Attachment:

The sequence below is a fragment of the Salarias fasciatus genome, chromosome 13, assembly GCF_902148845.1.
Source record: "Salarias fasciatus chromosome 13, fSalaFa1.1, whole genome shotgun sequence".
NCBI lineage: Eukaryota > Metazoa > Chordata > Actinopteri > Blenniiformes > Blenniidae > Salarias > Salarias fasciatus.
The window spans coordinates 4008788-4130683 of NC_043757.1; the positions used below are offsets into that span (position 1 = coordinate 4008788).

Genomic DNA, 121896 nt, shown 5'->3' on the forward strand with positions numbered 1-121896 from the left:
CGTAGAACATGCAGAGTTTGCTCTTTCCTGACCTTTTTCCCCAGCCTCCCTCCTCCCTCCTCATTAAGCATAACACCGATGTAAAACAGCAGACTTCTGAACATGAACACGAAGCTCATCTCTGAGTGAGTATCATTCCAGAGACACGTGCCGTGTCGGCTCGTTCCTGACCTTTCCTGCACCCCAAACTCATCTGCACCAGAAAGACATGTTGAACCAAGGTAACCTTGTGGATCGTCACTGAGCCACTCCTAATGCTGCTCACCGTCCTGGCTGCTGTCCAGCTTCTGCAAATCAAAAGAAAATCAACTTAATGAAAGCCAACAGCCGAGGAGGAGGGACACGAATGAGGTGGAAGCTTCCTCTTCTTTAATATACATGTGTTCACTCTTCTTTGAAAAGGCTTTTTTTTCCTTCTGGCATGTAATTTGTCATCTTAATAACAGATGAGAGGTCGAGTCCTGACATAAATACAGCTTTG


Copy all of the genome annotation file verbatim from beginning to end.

The sequence below is a fragment of the Salarias fasciatus genome, chromosome 13, assembly GCF_902148845.1.
Source record: "Salarias fasciatus chromosome 13, fSalaFa1.1, whole genome shotgun sequence".
NCBI lineage: Eukaryota > Metazoa > Chordata > Actinopteri > Blenniiformes > Blenniidae > Salarias > Salarias fasciatus.
The window spans coordinates 4008788-4130683 of NC_043757.1; the positions used below are offsets into that span (position 1 = coordinate 4008788).

Genomic DNA, 121896 nt, shown 5'->3' on the forward strand with positions numbered 1-121896 from the left:
CGTAGAACATGCAGAGTTTGCTCTTTCCTGACCTTTTTCCCCAGCCTCCCTCCTCCCTCCTCATTAAGCATAACACCGATGTAAAACAGCAGACTTCTGAACATGAACACGAAGCTCATCTCTGAGTGAGTATCATTCCAGAGACACGTGCCGTGTCGGCTCGTTCCTGACCTTTCCTGCACCCCAAACTCATCTGCACCAGAAAGACATGTTGAACCAAGGTAACCTTGTGGATCGTCACTGAGCCACTCCTAATGCTGCTCACCGTCCTGGCTGCTGTCCAGCTTCTGCAAATCAAAAGAAAATCAACTTAATGAAAGCCAACAGCCGAGGAGGAGGGACACGAATGAGGTGGAAGCTTCCTCTTCTTTAATATACATGTGTTCACTCTTCTTTGAAAAGGCTTTTTTTTCCTTCTGGCATGTAATTTGTCATCTTAATAACAGATGAGAGGTCGAGTCCTGACATAAATACAGCTTTG